Name: Kyle Riffel
Tutorial Name: Nintendo 64 LED Replacement
Download: N/A
Pic: N/A
The Tutorials Model: The tutorial was written using a model no. NUS-001(USA) console made in 1996.

What you will need:

1. N64 system
2. Soldering iron with solder
3. Any 5mm LED of your choice that runs safely at 3.0v
4. Good length of wire
5. Phillips head screwdriver
6. Super glue
7. Electrical tape
Here we go:

First things first, we need to get inside the console. Umm. If you don't have gamebit screws made specially for Nintendo products, I suggest you follow the pen melt trick just below this tutorial's link. If you got to this tutorial via a link from someone else's site, tell me! That's probably the reason you can't find the Gamebit's Screw Removal tutorial.

After you get into the system, we'll need to remove all the screws and heat sinks to get down to the board. It's not hard, so I'm not going into much detail.

See the mother board? Small huh? Ok, the idea is to replace the red LED with a new one of your choice. But, do you wanna make your N64 look even cooler with an LED that fades in upon start-up instead of just popping on immediately? That's what we're doing!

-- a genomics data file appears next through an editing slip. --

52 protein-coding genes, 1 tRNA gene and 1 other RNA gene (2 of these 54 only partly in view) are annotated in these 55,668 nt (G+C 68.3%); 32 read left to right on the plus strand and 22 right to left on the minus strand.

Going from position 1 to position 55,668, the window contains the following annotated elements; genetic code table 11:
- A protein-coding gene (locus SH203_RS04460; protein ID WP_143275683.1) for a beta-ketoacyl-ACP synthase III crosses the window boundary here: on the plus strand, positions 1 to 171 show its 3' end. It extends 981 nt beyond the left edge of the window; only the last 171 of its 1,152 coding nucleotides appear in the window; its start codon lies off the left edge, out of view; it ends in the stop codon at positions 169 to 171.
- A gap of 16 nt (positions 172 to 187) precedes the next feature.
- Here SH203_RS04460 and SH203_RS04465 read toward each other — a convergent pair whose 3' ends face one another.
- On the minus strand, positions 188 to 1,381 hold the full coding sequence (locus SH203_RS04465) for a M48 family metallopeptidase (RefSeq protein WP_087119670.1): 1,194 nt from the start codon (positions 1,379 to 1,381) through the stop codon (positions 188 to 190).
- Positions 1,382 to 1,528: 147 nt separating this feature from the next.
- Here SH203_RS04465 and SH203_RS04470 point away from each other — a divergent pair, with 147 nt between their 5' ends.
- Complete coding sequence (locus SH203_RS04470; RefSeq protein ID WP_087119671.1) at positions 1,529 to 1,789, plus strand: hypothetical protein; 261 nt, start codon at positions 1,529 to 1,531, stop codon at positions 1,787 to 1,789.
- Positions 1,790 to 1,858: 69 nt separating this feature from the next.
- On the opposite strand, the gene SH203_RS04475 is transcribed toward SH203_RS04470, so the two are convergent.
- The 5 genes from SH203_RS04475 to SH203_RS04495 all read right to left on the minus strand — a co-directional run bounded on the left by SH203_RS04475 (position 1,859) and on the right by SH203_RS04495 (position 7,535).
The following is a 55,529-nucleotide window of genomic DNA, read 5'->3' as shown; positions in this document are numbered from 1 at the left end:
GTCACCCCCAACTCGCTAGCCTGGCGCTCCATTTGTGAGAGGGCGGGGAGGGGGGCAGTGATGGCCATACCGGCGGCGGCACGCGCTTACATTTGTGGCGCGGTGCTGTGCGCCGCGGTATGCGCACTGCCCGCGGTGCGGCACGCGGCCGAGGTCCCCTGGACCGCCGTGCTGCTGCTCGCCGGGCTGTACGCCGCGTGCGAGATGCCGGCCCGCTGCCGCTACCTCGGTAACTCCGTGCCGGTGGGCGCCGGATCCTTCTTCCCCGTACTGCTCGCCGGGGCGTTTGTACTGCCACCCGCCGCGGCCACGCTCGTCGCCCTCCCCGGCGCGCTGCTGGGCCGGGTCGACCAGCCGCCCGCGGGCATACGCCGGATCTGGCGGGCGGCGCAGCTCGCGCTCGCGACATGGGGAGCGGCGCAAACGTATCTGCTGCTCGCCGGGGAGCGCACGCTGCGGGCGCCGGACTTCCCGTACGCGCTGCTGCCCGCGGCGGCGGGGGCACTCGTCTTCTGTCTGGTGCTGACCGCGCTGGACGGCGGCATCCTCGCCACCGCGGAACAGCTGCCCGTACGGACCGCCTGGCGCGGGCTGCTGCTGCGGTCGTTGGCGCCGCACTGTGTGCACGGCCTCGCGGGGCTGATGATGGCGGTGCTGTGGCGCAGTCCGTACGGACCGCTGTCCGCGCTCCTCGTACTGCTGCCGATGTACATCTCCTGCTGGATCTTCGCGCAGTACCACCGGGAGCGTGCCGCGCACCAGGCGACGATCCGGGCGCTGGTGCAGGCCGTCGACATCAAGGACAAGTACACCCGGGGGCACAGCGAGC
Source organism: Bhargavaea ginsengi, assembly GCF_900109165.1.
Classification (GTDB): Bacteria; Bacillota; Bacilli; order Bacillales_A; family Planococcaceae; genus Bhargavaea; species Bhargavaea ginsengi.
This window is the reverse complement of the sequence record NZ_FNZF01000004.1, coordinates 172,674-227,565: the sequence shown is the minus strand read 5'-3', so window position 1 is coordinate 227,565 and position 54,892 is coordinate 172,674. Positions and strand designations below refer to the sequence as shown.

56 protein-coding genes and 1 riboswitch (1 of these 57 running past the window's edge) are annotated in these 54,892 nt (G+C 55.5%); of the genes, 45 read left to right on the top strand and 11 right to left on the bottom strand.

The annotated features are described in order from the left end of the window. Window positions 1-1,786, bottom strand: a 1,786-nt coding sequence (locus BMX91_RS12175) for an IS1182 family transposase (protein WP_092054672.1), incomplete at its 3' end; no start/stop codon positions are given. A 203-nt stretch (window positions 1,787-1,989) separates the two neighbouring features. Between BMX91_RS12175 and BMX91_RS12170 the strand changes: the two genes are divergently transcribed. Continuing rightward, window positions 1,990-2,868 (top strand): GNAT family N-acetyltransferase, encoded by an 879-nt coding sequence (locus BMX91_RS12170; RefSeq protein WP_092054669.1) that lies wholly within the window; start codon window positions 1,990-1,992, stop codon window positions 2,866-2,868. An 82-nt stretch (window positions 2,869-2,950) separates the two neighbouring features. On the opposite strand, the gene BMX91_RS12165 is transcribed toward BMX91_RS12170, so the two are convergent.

Look at the board when the controller port is facing you. Look towards the top right at the C15, C25, and C26 capacitors. We're gonna solder the pos. (+) leg of our LED to the C26 capacitor. FIRST, solder some wire to the LED's legs, and cut the wire long enough to reach towards the front of the system by the red LED. Strip it down and get ready.

Remove the mother board from the bottom of the case, flip it over, and de-solder the old red LED. Keep it or trash it, whatever.

Solder you new LED's neg. wire to the left point from old LED for ground, and solder you pos. wire for LED to the bottom of capacitor C26. Confused? Here's a diagram...

Don't feel confident enough to try and hit that small point for the ground connection? Ok, there's a silver strip on the edge of the board you could solder straight to. Easier?

Mount the LED:

Ok, you've soldered the LED up... Test it! Simply plug the power pack in, and hit the power switch. It should take your LED about 1 sec. to start coming on, then another 1/2 sec. to fade in all the way. That's the side effect of using capacitors as power supplies. Cool huh?

Ok, this is as simple as putting super glue on the LED, and placing it where you want, which is where the old LED was so you can see it! Err. Just hold the LED in it's spot and wait for glue to dry. Make sure the legs of the LED don't touch the bare joints from the old LED. I suggest you wrap the legs in electrical tape just to make sure. Keep the LED's bulb as close to the board as possible so the LED will go with the board when you put the board back in the case. If not, the LED might keep the board from fitting.

Here's my Nintendo 64 with blue LED:

All done! Good luck, or congrats on your project!

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